It’s tough to keep a singing group together. It’s even tougher to get them to reunite. An En Vogue Christmas finds Kendall Thomas trying to reassemble the titular group in order to save her long-neglected club which she co-owns with her uncle, whom she and the group blame for the breakup.
The story opens on a past Christmas Eve, with En Vogue performing at The Opera House, the club owned and managed by her father and uncle. Young Kendall loves all of it, her family, the club, and the group. Years later, when she finds the club is in danger of foreclosure, she is inspired to recreate the magic of her youth and book En Vogue for a Christmas Eve fundraiser concert. The trouble is, this fictionalized En Vogue hasn’t performed in ten years — not since Uncle Marty (David Alan Grier) told the group that he’d gambled away all their money.
Kendall goes to see Terry (Ellis), who now runs a recording studio; Cindy (Herron-Braggs) a stay-at-home mom; and Rhona (Bennett), who is trying to start a solo career with her manager-boyfriend. Kendall won’t take no for an answer and manages to get them all together to talk. She’s this close to getting them to agree when Uncle Marty shows up, inflaming everyone’s hurt feelings.
From this point, Kendall cajoles everyone in the group until they can’t help but say yes, for Kendall, the club, and the memory of Kendall’s father. Finally, though, the truth comes out. Kendall’s father wasn’t the paragon she made him out to be, and Marty wasn’t the villain. This erases the decade of hard feelings, and En Vogue hits the stage to put on the show.
Movies like this, featuring people playing their fictionalized selves, are tough to review when the reviewer has only the most rudimentary knowledge of the group — i.e. barely more than name-recognition. That means, I can’t comment on whether the members meet expectations, or to compare their performances. All I can do is review the movie itself.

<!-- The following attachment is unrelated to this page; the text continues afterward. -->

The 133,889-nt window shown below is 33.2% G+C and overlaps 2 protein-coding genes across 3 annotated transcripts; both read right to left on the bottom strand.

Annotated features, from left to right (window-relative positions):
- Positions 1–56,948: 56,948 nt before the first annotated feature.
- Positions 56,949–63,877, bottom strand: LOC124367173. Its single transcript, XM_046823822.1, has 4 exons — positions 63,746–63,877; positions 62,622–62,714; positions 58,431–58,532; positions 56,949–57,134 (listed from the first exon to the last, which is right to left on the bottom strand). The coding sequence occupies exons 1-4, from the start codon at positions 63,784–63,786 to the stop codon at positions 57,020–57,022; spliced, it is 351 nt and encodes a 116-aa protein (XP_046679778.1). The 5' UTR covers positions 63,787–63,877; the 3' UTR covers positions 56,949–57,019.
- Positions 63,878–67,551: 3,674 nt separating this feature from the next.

Overall, I thought An En Vogue Christmas brought a healthy does of heart without becoming maudlin or treacly. No one stumbled around the relationships — they felt like family who, no matter how estranged (Marty excepted for the most part), cared about their relationships past and present.
The story itself was rather linear, with few minor detours. The only real complication was Marty — was he really the scoundrel all the other characters were certain he was. No. Turns out he was just a guy in a bad circumstance who made a poor choice with how best to honor his brother’s memory. While it redeems him, the redemption is incomplete due to the years lost because of his well-intentioned loyalty.
As I mentioned before, not being familiar with the music of En Vogue, I can’t comment on the quality of the performances. What I can say is that while there were necessary musical breaks, they never felt out of place, like it was tacked on out of context with the story. It’s not something other movies accomplish nearly as well.
While An En Vogue Christmas isn’t an exceptional movie, it is definitely a good one with a lot of heart. The story and music balanced, and the performances of the main characters are done well. You should give it a watch.
|3.5 of 5|
For more movies, go to the list at: Watching the Holiday Movies
Photo credits : Ian Watson